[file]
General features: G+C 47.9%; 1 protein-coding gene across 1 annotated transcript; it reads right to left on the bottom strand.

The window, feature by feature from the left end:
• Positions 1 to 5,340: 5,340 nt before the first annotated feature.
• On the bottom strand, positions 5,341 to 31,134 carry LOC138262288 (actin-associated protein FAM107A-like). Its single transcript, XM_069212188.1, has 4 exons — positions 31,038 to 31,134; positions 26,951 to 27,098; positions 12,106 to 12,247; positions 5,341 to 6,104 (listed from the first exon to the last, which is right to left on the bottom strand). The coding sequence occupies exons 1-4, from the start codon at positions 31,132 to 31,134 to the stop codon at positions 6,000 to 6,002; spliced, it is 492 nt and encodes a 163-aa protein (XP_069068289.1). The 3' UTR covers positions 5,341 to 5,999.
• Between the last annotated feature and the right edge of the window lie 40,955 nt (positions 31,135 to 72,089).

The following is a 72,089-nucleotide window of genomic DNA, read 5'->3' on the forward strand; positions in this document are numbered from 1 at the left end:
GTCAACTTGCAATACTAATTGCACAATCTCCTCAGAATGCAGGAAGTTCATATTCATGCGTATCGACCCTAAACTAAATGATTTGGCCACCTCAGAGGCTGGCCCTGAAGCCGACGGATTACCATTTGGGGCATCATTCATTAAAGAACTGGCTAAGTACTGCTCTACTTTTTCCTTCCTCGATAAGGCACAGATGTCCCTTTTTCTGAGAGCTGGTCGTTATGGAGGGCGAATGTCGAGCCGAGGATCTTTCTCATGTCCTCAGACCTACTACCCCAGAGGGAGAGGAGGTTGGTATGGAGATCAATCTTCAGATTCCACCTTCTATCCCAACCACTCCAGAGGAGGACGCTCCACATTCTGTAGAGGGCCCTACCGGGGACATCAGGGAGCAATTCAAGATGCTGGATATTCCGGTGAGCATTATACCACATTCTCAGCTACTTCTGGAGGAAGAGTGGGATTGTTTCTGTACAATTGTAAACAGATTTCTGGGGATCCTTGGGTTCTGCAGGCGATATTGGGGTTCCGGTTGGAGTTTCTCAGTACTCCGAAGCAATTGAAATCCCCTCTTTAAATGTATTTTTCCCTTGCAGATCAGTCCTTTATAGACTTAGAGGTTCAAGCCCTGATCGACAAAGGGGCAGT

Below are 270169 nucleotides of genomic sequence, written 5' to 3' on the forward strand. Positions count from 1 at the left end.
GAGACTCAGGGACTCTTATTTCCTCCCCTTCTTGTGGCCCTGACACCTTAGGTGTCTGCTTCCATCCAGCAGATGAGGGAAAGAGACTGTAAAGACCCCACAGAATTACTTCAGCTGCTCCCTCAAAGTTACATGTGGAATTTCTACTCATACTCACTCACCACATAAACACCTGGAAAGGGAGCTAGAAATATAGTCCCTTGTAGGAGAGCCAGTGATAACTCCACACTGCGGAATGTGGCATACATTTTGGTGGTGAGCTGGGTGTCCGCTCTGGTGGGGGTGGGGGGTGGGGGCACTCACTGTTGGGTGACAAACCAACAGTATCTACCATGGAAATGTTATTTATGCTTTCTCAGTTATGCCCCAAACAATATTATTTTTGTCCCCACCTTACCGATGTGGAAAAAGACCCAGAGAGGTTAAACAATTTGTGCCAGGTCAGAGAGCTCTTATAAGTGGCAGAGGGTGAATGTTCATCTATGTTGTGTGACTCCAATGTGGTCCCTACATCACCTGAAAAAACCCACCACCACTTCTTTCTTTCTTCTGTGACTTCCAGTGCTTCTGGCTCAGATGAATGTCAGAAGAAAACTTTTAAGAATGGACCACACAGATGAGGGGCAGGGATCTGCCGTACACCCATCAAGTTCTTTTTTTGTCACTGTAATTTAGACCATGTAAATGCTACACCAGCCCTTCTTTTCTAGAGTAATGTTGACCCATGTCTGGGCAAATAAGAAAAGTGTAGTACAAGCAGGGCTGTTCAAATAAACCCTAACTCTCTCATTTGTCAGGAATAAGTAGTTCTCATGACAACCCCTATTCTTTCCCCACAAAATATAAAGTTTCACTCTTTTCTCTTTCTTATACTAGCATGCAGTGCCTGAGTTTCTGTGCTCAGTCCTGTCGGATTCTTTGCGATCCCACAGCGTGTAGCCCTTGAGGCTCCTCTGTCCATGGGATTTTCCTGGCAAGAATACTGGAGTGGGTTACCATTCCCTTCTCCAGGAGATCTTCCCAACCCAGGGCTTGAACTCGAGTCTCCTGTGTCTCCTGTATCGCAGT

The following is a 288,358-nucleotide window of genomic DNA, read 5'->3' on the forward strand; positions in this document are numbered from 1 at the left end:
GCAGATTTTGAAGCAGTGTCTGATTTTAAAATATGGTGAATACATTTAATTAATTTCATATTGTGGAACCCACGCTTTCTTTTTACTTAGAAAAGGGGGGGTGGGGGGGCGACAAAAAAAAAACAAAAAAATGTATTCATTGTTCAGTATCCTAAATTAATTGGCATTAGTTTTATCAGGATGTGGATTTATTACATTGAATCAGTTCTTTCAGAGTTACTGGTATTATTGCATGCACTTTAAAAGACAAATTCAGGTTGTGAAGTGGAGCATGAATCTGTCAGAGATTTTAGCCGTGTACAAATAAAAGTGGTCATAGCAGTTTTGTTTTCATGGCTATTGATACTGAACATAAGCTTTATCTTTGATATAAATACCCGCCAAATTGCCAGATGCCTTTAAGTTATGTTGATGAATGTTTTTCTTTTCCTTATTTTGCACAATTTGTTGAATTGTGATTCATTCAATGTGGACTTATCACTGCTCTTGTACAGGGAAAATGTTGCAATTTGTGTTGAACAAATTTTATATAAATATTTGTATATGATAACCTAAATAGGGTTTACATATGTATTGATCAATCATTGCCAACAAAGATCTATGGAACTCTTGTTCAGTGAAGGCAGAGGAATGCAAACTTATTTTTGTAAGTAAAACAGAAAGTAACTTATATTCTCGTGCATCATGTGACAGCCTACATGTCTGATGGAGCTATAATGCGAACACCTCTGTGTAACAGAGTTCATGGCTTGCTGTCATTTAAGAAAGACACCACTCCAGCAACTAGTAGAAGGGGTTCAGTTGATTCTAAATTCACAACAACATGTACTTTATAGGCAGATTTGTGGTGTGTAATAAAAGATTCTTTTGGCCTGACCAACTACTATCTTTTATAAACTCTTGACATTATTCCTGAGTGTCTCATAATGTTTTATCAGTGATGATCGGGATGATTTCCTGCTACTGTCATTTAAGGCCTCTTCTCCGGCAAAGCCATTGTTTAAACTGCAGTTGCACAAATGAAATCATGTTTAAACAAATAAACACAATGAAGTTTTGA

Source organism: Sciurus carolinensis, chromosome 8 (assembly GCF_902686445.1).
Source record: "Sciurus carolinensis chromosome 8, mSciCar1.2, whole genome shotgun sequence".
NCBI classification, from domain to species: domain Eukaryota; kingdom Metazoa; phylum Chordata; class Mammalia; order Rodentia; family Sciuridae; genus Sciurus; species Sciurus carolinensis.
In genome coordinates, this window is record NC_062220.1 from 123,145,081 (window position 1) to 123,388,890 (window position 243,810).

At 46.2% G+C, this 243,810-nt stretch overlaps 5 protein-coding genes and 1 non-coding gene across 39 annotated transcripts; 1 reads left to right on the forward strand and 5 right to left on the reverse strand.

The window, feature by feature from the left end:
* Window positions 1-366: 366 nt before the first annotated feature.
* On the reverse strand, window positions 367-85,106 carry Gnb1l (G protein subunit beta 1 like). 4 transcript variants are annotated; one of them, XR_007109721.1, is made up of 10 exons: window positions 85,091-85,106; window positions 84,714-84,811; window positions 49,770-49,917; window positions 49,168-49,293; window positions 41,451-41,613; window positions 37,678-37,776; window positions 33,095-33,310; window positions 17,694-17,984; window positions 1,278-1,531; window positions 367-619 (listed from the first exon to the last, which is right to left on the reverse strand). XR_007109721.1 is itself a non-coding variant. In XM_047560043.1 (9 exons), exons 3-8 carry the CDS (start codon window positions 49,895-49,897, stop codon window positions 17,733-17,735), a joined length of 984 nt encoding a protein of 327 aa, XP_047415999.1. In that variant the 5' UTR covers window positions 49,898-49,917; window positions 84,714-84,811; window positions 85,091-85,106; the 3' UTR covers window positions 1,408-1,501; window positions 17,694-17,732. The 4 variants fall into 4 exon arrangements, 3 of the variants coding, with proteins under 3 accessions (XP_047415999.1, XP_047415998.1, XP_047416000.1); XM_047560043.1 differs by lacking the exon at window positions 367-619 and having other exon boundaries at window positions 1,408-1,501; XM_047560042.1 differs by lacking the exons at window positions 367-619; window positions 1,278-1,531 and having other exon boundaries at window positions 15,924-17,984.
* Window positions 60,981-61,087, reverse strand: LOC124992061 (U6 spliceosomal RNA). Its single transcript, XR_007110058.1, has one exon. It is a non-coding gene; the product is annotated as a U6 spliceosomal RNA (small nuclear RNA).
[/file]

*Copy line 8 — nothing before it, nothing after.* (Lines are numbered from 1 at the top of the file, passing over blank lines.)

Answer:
Below are 270169 nucleotides of genomic sequence, written 5' to 3' on the forward strand. Positions count from 1 at the left end.